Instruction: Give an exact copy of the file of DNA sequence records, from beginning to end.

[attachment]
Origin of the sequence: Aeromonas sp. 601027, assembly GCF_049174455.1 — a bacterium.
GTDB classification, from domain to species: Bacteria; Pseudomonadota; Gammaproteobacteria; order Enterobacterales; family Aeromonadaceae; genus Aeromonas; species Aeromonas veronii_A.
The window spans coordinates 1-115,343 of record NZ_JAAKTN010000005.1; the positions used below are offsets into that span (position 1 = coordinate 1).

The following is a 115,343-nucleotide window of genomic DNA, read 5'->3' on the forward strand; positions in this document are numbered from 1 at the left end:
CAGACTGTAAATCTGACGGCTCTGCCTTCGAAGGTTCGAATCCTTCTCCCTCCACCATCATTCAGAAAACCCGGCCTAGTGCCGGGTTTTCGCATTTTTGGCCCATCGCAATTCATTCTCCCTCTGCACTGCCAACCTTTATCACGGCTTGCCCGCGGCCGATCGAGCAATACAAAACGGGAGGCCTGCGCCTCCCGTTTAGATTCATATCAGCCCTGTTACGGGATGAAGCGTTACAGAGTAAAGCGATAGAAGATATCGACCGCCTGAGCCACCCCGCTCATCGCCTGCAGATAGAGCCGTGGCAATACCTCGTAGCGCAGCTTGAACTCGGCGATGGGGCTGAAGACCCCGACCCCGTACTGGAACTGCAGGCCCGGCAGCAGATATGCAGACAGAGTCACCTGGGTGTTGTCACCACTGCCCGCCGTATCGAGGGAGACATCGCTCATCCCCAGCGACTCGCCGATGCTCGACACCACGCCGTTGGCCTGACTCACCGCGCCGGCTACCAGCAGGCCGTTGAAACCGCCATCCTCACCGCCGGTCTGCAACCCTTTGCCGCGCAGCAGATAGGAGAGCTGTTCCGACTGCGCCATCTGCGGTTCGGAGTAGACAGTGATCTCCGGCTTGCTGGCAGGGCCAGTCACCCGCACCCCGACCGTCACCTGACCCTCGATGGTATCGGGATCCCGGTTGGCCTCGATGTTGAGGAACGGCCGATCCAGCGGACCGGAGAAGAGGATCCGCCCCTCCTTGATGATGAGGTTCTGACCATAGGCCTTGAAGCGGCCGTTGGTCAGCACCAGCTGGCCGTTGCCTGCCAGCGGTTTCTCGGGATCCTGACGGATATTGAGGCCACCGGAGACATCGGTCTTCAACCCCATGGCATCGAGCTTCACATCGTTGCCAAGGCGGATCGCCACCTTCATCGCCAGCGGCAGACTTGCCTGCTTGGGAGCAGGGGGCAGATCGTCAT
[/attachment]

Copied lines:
Origin of the sequence: Aeromonas sp. 601027, assembly GCF_049174455.1 — a bacterium.
GTDB classification, from domain to species: Bacteria; Pseudomonadota; Gammaproteobacteria; order Enterobacterales; family Aeromonadaceae; genus Aeromonas; species Aeromonas veronii_A.
The window spans coordinates 1-115,343 of record NZ_JAAKTN010000005.1; the positions used below are offsets into that span (position 1 = coordinate 1).

The following is a 115,343-nucleotide window of genomic DNA, read 5'->3' on the forward strand; positions in this document are numbered from 1 at the left end:
CAGACTGTAAATCTGACGGCTCTGCCTTCGAAGGTTCGAATCCTTCTCCCTCCACCATCATTCAGAAAACCCGGCCTAGTGCCGGGTTTTCGCATTTTTGGCCCATCGCAATTCATTCTCCCTCTGCACTGCCAACCTTTATCACGGCTTGCCCGCGGCCGATCGAGCAATACAAAACGGGAGGCCTGCGCCTCCCGTTTAGATTCATATCAGCCCTGTTACGGGATGAAGCGTTACAGAGTAAAGCGATAGAAGATATCGACCGCCTGAGCCACCCCGCTCATCGCCTGCAGATAGAGCCGTGGCAATACCTCGTAGCGCAGCTTGAACTCGGCGATGGGGCTGAAGACCCCGACCCCGTACTGGAACTGCAGGCCCGGCAGCAGATATGCAGACAGAGTCACCTGGGTGTTGTCACCACTGCCCGCCGTATCGAGGGAGACATCGCTCATCCCCAGCGACTCGCCGATGCTCGACACCACGCCGTTGGCCTGACTCACCGCGCCGGCTACCAGCAGGCCGTTGAAACCGCCATCCTCACCGCCGGTCTGCAACCCTTTGCCGCGCAGCAGATAGGAGAGCTGTTCCGACTGCGCCATCTGCGGTTCGGAGTAGACAGTGATCTCCGGCTTGCTGGCAGGGCCAGTCACCCGCACCCCGACCGTCACCTGACCCTCGATGGTATCGGGATCCCGGTTGGCCTCGATGTTGAGGAACGGCCGATCCAGCGGACCGGAGAAGAGGATCCGCCCCTCCTTGATGATGAGGTTCTGACCATAGGCCTTGAAGCGGCCGTTGGTCAGCACCAGCTGGCCGTTGCCTGCCAGCGGTTTCTCGGGATCCTGACGGATATTGAGGCCACCGGAGACATCGGTCTTCAACCCCATGGCATCGAGCTTCACATCGTTGCCAAGGCGGATCGCCACCTTCATCGCCAGCGGCAGACTTGCCTGCTTGGGAGCAGGGGGCAGATCGTCAT